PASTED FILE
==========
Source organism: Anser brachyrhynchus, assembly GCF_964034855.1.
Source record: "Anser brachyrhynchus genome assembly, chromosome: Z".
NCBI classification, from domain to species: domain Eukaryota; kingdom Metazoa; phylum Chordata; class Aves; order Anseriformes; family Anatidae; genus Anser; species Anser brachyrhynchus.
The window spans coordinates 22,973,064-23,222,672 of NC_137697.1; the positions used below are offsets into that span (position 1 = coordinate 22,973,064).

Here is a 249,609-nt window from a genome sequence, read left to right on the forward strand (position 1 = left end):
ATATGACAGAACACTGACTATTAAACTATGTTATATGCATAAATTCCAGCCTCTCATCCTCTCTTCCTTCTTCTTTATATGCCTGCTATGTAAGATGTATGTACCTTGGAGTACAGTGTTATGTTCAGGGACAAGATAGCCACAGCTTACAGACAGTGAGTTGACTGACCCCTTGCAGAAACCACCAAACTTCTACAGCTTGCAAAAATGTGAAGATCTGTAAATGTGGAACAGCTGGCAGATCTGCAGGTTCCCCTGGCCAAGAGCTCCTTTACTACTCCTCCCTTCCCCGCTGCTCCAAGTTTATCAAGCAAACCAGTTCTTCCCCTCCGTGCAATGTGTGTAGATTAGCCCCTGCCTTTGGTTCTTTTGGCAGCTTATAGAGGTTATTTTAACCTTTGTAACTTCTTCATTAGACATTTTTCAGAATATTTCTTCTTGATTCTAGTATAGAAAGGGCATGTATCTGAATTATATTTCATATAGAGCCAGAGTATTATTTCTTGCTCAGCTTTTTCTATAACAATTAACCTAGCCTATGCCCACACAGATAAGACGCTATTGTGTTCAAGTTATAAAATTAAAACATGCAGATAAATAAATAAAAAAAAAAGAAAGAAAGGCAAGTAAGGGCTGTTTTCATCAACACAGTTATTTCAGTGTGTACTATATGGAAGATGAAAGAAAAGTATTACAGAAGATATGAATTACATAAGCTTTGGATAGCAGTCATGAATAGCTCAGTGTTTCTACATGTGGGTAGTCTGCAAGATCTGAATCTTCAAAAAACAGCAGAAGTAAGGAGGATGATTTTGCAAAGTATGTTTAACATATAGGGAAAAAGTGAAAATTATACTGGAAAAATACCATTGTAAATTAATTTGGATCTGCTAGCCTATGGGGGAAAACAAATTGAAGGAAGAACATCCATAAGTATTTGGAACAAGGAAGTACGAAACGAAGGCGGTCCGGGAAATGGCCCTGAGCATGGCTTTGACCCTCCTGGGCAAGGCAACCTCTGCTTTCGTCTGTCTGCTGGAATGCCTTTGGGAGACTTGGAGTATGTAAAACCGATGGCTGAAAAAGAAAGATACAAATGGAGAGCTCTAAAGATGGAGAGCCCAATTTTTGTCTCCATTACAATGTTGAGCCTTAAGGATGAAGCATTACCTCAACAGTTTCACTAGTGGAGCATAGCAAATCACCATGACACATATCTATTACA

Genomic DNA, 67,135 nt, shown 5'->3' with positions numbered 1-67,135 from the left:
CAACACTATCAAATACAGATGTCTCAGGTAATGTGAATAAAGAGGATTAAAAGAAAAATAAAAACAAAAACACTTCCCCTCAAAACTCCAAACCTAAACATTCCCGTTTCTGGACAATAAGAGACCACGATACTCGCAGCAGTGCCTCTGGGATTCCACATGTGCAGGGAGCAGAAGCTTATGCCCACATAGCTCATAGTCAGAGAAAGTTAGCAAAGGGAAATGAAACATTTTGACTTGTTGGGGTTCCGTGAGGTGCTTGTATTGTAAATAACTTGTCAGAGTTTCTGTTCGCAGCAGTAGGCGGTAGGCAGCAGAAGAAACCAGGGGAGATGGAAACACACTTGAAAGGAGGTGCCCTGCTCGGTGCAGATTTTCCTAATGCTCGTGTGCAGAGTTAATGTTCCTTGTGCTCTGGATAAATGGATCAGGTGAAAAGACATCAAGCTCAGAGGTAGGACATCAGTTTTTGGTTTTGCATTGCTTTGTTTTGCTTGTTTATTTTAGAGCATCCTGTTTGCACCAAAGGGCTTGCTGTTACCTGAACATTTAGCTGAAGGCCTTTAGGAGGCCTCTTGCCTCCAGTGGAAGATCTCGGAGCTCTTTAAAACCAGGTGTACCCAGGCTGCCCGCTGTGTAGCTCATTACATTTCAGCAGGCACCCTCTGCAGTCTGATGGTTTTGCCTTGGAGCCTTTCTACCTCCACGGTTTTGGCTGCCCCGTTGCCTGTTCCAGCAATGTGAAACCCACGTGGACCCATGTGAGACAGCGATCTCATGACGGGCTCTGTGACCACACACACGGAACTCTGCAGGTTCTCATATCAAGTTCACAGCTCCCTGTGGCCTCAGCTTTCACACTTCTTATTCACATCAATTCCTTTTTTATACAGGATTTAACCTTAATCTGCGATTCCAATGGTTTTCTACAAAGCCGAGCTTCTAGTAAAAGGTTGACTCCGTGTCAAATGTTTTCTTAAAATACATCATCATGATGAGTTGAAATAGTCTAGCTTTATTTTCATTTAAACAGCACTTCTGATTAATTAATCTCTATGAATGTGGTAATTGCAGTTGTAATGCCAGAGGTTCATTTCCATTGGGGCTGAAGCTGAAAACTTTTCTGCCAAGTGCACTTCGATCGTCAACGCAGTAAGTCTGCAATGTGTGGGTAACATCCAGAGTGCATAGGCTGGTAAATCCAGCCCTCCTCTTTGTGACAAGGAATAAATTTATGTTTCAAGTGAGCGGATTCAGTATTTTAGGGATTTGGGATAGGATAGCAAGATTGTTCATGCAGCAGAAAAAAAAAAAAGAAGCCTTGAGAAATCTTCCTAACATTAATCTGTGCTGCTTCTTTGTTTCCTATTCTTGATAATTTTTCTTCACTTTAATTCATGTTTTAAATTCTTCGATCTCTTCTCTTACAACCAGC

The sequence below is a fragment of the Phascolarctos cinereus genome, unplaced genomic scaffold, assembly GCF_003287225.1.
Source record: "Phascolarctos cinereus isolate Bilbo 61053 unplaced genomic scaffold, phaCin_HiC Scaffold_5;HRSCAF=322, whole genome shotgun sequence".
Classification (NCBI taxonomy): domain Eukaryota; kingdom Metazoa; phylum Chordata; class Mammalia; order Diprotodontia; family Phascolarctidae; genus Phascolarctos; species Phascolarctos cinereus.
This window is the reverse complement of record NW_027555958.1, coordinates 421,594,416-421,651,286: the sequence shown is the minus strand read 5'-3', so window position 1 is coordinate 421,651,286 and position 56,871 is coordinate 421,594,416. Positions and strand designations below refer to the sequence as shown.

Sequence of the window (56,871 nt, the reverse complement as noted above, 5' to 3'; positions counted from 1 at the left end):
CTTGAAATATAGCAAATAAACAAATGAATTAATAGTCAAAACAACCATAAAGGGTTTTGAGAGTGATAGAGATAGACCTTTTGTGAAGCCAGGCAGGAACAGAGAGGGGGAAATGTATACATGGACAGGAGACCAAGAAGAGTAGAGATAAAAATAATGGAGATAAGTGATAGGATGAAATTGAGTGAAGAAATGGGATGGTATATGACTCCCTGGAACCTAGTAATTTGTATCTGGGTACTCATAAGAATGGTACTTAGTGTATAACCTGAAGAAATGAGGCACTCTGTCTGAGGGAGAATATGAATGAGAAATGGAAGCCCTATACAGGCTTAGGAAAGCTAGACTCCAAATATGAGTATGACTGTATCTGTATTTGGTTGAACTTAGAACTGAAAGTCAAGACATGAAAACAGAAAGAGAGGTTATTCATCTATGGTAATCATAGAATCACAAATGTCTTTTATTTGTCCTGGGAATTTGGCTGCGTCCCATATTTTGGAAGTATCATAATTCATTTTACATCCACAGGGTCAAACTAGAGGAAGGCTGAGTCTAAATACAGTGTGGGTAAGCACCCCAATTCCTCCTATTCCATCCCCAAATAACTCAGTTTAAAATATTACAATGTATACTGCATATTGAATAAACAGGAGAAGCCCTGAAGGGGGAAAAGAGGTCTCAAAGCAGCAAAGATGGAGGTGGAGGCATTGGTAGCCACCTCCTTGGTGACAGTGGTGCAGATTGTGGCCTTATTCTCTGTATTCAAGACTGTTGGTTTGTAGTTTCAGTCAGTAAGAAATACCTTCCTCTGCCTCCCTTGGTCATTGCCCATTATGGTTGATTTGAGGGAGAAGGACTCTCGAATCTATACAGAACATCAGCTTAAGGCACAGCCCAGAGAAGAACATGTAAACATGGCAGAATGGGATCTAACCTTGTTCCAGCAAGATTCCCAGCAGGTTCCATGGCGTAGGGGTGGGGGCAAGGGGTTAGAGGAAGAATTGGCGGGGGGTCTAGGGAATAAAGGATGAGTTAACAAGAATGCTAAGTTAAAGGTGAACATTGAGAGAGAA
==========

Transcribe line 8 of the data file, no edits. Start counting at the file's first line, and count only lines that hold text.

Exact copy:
CAACACTATCAAATACAGATGTCTCAGGTAATGTGAATAAAGAGGATTAAAAGAAAAATAAAAACAAAAACACTTCCCCTCAAAACTCCAAACCTAAACATTCCCGTTTCTGGACAATAAGAGACCACGATACTCGCAGCAGTGCCTCTGGGATTCCACATGTGCAGGGAGCAGAAGCTTATGCCCACATAGCTCATAGTCAGAGAAAGTTAGCAAAGGGAAATGAAACATTTTGACTTGTTGGGGTTCCGTGAGGTGCTTGTATTGTAAATAACTTGTCAGAGTTTCTGTTCGCAGCAGTAGGCGGTAGGCAGCAGAAGAAACCAGGGGAGATGGAAACACACTTGAAAGGAGGTGCCCTGCTCGGTGCAGATTTTCCTAATGCTCGTGTGCAGAGTTAATGTTCCTTGTGCTCTGGATAAATGGATCAGGTGAAAAGACATCAAGCTCAGAGGTAGGACATCAGTTTTTGGTTTTGCATTGCTTTGTTTTGCTTGTTTATTTTAGAGCATCCTGTTTGCACCAAAGGGCTTGCTGTTACCTGAACATTTAGCTGAAGGCCTTTAGGAGGCCTCTTGCCTCCAGTGGAAGATCTCGGAGCTCTTTAAAACCAGGTGTACCCAGGCTGCCCGCTGTGTAGCTCATTACATTTCAGCAGGCACCCTCTGCAGTCTGATGGTTTTGCCTTGGAGCCTTTCTACCTCCACGGTTTTGGCTGCCCCGTTGCCTGTTCCAGCAATGTGAAACCCACGTGGACCCATGTGAGACAGCGATCTCATGACGGGCTCTGTGACCACACACACGGAACTCTGCAGGTTCTCATATCAAGTTCACAGCTCCCTGTGGCCTCAGCTTTCACACTTCTTATTCACATCAATTCCTTTTTTATACAGGATTTAACCTTAATCTGCGATTCCAATGGTTTTCTACAAAGCCGAGCTTCTAGTAAAAGGTTGACTCCGTGTCAAATGTTTTCTTAAAATACATCATCATGATGAGTTGAAATAGTCTAGCTTTATTTTCATTTAAACAGCACTTCTGATTAATTAATCTCTATGAATGTGGTAATTGCAGTTGTAATGCCAGAGGTTCATTTCCATTGGGGCTGAAGCTGAAAACTTTTCTGCCAAGTGCACTTCGATCGTCAACGCAGTAAGTCTGCAATGTGTGGGTAACATCCAGAGTGCATAGGCTGGTAAATCCAGCCCTCCTCTTTGTGACAAGGAATAAATTTATGTTTCAAGTGAGCGGATTCAGTATTTTAGGGATTTGGGATAGGATAGCAAGATTGTTCATGCAGCAGAAAAAAAAAAAAGAAGCCTTGAGAAATCTTCCTAACATTAATCTGTGCTGCTTCTTTGTTTCCTATTCTTGATAATTTTTCTTCACTTTAATTCATGTTTTAAATTCTTCGATCTCTTCTCTTACAACCAGC